“They have just worked so hard to spread the word about the registry that while I know we will find a perfect match for Noah, it’s also so important that by sharing his story, they are helping to save other lives by just raising awareness about the need,” she said.
Joining the registry is a simple process: You can sign up and answer a few questions online, and a kit with two cotton swabs meant to be used on your cheeks will be mailed to you.
There are about are 22 million members on the registry right now and, typically, about 1 in 430 of them will actually be matched and go on to donate, Sevilla said.
Though when you sign up it is with the commitment that you will donate to anyone, but donating in a specific name (in this case, Noah’s) can be a meaningful show of support and a boost for families at a tough time, Sevilla said.
The Ansaris have been grateful for the support of Be The Match staff, and especially Sevilla, who lives locally. Getting connected to the small but tight-knit worldwide community of other Wiskott-Aldrich families has been an equal saving grace, Jessica said. And the support of so many others cannot be overestimated.
“We definitely are not doing this alone,” she said.
Though she is taking the school year off from her first-grade teaching job at Worthington Hills Elementary to care for Noah and reduce his exposure to infections and viruses, Amin’s military job means he is sometimes away. So Jessica’s mother stays with the family to help out.
“Everyone has rallied around them to support them,” Debbie Brewer said of her daughter’s family. “Family, her friends, Noah’s team of doctors. That network and a lot of prayer gets them through.”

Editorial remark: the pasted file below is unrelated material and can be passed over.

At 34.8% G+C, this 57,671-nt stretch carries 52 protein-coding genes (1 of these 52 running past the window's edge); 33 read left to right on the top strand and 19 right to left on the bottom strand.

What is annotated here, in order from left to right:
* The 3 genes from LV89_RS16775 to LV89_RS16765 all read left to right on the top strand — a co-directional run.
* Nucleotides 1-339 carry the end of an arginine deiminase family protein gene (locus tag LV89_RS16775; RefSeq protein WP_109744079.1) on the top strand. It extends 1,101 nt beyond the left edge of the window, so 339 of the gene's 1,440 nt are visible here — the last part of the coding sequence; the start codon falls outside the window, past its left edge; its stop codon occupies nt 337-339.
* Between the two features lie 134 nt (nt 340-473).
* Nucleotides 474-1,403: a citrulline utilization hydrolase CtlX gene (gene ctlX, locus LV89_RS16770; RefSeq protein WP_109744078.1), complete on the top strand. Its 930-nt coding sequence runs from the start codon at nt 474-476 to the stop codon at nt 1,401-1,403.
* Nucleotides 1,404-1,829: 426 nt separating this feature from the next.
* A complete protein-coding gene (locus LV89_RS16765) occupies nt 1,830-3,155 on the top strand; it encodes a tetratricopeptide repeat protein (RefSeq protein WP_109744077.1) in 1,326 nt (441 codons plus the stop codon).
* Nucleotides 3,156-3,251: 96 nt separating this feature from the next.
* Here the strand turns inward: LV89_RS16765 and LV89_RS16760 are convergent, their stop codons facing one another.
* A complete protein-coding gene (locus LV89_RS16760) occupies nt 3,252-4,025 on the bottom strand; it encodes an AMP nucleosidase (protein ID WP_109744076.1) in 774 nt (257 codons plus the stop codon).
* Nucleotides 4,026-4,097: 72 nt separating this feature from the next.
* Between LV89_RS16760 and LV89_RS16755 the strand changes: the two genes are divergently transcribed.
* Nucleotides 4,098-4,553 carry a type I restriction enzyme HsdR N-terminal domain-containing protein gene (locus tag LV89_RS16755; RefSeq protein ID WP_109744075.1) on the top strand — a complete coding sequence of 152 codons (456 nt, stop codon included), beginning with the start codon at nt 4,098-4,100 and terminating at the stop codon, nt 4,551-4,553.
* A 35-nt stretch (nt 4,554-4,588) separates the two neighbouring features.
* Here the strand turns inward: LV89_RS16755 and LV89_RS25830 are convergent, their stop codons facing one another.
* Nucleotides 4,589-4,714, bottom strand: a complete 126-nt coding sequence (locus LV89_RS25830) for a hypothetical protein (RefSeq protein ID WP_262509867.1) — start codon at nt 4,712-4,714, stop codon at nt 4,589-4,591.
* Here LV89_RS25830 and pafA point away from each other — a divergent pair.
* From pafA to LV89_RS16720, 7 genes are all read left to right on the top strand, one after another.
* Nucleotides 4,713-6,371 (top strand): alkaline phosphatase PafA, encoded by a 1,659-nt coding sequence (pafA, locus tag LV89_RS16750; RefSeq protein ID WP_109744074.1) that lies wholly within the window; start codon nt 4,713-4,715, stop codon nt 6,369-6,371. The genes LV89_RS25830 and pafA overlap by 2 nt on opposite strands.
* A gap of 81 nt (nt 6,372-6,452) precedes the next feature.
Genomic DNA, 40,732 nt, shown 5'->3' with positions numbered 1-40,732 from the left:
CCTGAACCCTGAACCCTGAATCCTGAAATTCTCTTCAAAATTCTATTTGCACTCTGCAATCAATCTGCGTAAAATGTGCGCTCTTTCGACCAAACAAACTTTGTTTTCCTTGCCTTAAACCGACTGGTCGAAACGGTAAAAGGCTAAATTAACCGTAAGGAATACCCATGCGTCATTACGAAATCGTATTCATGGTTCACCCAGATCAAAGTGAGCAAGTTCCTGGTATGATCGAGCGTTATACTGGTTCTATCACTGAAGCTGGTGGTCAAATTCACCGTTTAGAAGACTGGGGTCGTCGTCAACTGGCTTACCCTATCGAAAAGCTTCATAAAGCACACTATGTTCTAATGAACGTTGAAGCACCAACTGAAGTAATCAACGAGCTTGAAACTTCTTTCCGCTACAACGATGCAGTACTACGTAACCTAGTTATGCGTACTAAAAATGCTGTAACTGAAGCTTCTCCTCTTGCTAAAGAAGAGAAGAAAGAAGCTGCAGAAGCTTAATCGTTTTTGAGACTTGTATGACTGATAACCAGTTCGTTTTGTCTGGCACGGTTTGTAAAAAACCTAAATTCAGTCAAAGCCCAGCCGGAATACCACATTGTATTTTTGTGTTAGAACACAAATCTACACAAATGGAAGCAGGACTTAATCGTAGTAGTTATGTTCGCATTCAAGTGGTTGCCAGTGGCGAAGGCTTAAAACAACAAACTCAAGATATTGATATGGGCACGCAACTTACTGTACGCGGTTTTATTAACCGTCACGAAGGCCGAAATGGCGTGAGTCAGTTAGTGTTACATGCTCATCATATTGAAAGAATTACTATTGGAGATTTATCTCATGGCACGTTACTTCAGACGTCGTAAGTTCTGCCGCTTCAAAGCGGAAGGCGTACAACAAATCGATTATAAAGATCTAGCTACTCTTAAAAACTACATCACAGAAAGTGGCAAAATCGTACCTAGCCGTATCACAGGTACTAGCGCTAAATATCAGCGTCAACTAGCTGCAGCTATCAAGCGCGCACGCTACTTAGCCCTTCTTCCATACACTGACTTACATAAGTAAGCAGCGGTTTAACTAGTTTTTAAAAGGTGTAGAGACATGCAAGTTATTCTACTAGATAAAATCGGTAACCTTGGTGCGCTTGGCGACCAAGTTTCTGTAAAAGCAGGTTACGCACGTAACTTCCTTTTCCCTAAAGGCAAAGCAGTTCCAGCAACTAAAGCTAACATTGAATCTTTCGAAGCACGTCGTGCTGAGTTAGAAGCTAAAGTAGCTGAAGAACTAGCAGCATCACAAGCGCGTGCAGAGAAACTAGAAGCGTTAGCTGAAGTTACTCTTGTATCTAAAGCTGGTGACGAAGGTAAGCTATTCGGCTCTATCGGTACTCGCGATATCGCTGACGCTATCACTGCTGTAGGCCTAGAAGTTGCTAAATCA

Jessica said that although this has all been frightening, she thinks the early diagnosis was a blessing.
Noah was born with a hematoma on his head, but neither doctors nor the family were immediately alarmed. But before long, he developed an infection and an abscess, and soon another. And at about 6 weeks old, he had his first stay at Nationwide Children’s Hospital, leading to a quick diagnosis.
“It’s a world that no one can ever really understand until you are a part of it,” Jessica said. “And we didn’t have a choice so we just immersed ourselves into learning right away how to give him the best possible chance.”
Noah’s platelet count had been in the 50s (normal can range from 150 to 400) but has been dropping; it’s about 17 now. If it were to drop into the single digits, an immediate emergency bone marrow transplant would be necessary.
Be the Match has identified an eligible donor, but it is not a perfect 10/10 match on the scale that is used.
“Since Noah is such a little guy who has his entire life ahead of him, finding an ideal 10 of 10 match is really important to make sure he has the best possible outcome to live a long, long life,” Sevilla said.
So they will keep searching. And Jessica and Amin will keep praying. And Emily will keep playing. And Noah will keep sucking his fingers, blowing spit bubbles and giggling. And the Ansaris will keep working hard every day at being grateful.
“I think about all those families out there with sick children who don’t have an option,” said Jessica as she softly rubbed Noah’s belly, bringing a coo. “We have a diagnosis. We have a transplant option. We have hope.”
For more information on Be The Match, visit www.bethematch.org.
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Jessica Ansari holds 5-month-old Noah as she talks about Wiskott-Aldrich syndrome, Noah’s rare genetic disorder.
BARBARA J. PERENIC/COLUMBUS DISPATCH